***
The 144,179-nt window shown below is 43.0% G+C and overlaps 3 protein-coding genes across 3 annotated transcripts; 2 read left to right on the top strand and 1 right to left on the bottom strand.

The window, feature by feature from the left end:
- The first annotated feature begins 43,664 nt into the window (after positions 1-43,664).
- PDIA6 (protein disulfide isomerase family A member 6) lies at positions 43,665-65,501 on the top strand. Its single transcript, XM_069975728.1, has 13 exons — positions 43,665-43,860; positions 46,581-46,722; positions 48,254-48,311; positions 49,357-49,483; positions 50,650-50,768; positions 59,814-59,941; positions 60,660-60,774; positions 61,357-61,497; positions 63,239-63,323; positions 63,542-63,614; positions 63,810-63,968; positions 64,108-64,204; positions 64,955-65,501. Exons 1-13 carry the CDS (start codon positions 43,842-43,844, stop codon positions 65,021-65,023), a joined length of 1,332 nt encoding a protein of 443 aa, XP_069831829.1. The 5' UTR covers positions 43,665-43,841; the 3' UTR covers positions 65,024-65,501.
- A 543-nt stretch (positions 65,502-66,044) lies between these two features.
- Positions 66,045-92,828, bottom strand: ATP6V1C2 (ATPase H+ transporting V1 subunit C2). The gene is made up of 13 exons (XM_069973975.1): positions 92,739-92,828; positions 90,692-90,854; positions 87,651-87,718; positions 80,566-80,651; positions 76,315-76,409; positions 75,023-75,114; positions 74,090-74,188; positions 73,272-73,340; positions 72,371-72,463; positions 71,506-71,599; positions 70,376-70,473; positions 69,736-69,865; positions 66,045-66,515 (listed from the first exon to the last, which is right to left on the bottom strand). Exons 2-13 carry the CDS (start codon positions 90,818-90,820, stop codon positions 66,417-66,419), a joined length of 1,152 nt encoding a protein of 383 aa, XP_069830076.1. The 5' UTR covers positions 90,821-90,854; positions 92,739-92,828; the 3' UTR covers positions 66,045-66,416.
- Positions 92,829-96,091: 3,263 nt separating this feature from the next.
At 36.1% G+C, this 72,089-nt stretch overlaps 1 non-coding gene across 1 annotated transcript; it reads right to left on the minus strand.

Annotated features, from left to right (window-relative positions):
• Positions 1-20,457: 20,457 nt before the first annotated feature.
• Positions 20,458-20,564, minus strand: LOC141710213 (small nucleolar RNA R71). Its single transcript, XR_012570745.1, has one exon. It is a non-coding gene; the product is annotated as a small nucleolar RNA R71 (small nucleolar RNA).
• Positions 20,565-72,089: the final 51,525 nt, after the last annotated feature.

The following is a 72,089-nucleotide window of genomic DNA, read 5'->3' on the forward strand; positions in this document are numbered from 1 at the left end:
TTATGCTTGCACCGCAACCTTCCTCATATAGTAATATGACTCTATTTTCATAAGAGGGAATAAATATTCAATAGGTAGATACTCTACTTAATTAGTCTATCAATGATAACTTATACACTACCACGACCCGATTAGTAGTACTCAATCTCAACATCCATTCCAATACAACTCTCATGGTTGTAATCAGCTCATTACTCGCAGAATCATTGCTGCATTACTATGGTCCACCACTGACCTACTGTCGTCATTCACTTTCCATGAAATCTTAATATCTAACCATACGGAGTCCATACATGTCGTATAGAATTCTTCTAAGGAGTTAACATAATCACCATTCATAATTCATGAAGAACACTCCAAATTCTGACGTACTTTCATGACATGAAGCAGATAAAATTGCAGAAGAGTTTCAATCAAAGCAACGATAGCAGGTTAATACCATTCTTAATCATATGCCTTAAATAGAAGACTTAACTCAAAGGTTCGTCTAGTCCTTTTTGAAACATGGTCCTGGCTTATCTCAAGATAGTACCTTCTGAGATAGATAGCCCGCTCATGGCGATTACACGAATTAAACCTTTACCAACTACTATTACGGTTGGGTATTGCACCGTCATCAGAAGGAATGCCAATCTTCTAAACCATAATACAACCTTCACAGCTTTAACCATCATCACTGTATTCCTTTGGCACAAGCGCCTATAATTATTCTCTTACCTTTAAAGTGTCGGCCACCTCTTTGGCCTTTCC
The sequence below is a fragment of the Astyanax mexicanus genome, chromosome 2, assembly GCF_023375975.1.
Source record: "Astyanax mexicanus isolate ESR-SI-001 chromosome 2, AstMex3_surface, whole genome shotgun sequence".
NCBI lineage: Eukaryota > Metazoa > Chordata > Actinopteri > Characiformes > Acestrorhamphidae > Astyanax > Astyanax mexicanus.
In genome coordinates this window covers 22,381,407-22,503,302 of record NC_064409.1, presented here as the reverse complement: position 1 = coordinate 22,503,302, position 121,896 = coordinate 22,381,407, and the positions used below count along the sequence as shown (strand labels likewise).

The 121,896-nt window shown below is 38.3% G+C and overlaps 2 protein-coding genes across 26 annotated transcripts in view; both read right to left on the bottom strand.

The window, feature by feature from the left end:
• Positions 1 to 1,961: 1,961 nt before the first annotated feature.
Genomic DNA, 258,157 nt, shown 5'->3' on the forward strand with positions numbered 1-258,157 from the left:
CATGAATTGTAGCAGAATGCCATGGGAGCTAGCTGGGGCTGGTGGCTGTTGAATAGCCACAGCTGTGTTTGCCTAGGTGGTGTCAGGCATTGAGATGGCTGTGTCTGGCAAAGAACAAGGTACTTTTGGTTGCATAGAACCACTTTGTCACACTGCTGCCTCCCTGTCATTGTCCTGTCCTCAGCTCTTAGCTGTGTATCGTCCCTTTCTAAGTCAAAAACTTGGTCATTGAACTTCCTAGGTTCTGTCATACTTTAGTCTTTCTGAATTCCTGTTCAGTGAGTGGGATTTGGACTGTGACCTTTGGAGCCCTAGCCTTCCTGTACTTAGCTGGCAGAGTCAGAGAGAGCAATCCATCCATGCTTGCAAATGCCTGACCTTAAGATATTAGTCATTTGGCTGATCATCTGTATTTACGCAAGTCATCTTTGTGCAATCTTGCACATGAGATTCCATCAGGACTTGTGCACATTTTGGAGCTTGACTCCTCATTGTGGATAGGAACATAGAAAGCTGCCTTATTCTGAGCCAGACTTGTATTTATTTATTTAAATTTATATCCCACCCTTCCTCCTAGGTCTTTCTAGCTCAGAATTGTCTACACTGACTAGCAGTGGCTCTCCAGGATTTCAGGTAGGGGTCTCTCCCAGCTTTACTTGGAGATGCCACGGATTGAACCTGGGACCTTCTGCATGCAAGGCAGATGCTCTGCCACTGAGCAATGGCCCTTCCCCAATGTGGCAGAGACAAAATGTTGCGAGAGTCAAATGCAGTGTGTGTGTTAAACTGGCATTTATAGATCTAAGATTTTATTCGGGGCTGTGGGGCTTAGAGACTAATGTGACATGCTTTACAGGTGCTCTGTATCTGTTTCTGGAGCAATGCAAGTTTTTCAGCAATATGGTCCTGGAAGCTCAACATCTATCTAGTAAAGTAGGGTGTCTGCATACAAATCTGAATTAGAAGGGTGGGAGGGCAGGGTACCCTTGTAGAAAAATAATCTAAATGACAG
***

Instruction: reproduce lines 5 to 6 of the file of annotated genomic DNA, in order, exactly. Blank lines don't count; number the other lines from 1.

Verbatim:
- A 543-nt stretch (positions 65,502-66,044) lies between these two features.
- Positions 66,045-92,828, bottom strand: ATP6V1C2 (ATPase H+ transporting V1 subunit C2). The gene is made up of 13 exons (XM_069973975.1): positions 92,739-92,828; positions 90,692-90,854; positions 87,651-87,718; positions 80,566-80,651; positions 76,315-76,409; positions 75,023-75,114; positions 74,090-74,188; positions 73,272-73,340; positions 72,371-72,463; positions 71,506-71,599; positions 70,376-70,473; positions 69,736-69,865; positions 66,045-66,515 (listed from the first exon to the last, which is right to left on the bottom strand). Exons 2-13 carry the CDS (start codon positions 90,818-90,820, stop codon positions 66,417-66,419), a joined length of 1,152 nt encoding a protein of 383 aa, XP_069830076.1. The 5' UTR covers positions 90,821-90,854; positions 92,739-92,828; the 3' UTR covers positions 66,045-66,416.